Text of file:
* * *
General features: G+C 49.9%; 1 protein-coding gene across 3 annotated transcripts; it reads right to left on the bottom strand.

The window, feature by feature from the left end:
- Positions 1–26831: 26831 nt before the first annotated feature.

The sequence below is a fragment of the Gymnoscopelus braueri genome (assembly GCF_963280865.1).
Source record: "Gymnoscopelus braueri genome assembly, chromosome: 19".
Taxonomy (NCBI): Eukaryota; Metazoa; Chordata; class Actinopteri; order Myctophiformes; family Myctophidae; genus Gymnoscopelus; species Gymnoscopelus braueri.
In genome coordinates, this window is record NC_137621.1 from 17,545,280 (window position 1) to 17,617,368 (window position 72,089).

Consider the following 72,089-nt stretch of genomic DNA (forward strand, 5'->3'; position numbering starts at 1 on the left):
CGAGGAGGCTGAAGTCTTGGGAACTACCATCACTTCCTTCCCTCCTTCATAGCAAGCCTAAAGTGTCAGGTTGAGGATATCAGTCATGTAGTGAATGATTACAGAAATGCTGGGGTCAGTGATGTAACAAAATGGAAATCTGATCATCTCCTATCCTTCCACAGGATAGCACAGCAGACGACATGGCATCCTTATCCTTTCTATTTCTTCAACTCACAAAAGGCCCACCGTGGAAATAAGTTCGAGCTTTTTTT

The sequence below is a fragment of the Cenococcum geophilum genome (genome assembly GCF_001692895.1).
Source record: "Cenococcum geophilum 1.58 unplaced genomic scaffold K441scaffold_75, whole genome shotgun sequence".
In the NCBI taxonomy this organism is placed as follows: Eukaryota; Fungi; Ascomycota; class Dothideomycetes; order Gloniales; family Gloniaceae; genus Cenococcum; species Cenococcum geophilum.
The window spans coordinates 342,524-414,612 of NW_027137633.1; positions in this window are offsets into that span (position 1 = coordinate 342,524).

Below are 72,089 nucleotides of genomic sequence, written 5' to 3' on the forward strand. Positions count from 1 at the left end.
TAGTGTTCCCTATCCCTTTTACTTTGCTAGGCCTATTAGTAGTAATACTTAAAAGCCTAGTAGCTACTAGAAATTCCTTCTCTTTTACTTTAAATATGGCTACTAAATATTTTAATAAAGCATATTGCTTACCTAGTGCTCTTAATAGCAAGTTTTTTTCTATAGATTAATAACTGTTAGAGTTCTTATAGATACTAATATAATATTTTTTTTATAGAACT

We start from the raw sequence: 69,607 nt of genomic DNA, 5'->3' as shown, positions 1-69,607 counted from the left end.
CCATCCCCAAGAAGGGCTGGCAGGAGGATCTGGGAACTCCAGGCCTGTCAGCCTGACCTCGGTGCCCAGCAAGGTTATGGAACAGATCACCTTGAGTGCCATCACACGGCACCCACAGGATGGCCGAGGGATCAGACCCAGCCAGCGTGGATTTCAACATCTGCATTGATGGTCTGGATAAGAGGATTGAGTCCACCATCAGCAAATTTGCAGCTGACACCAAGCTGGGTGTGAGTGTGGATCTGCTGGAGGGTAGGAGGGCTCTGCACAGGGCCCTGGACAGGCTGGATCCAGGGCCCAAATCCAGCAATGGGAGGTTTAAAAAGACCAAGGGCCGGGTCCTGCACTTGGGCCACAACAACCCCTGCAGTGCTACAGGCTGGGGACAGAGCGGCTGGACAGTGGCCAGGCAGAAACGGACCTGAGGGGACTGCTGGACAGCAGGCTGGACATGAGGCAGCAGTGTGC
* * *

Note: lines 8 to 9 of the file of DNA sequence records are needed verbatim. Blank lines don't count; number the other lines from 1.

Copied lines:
Consider the following 72,089-nt stretch of genomic DNA (forward strand, 5'->3'; position numbering starts at 1 on the left):
CGAGGAGGCTGAAGTCTTGGGAACTACCATCACTTCCTTCCCTCCTTCATAGCAAGCCTAAAGTGTCAGGTTGAGGATATCAGTCATGTAGTGAATGATTACAGAAATGCTGGGGTCAGTGATGTAACAAAATGGAAATCTGATCATCTCCTATCCTTCCACAGGATAGCACAGCAGACGACATGGCATCCTTATCCTTTCTATTTCTTCAACTCACAAAAGGCCCACCGTGGAAATAAGTTCGAGCTTTTTTT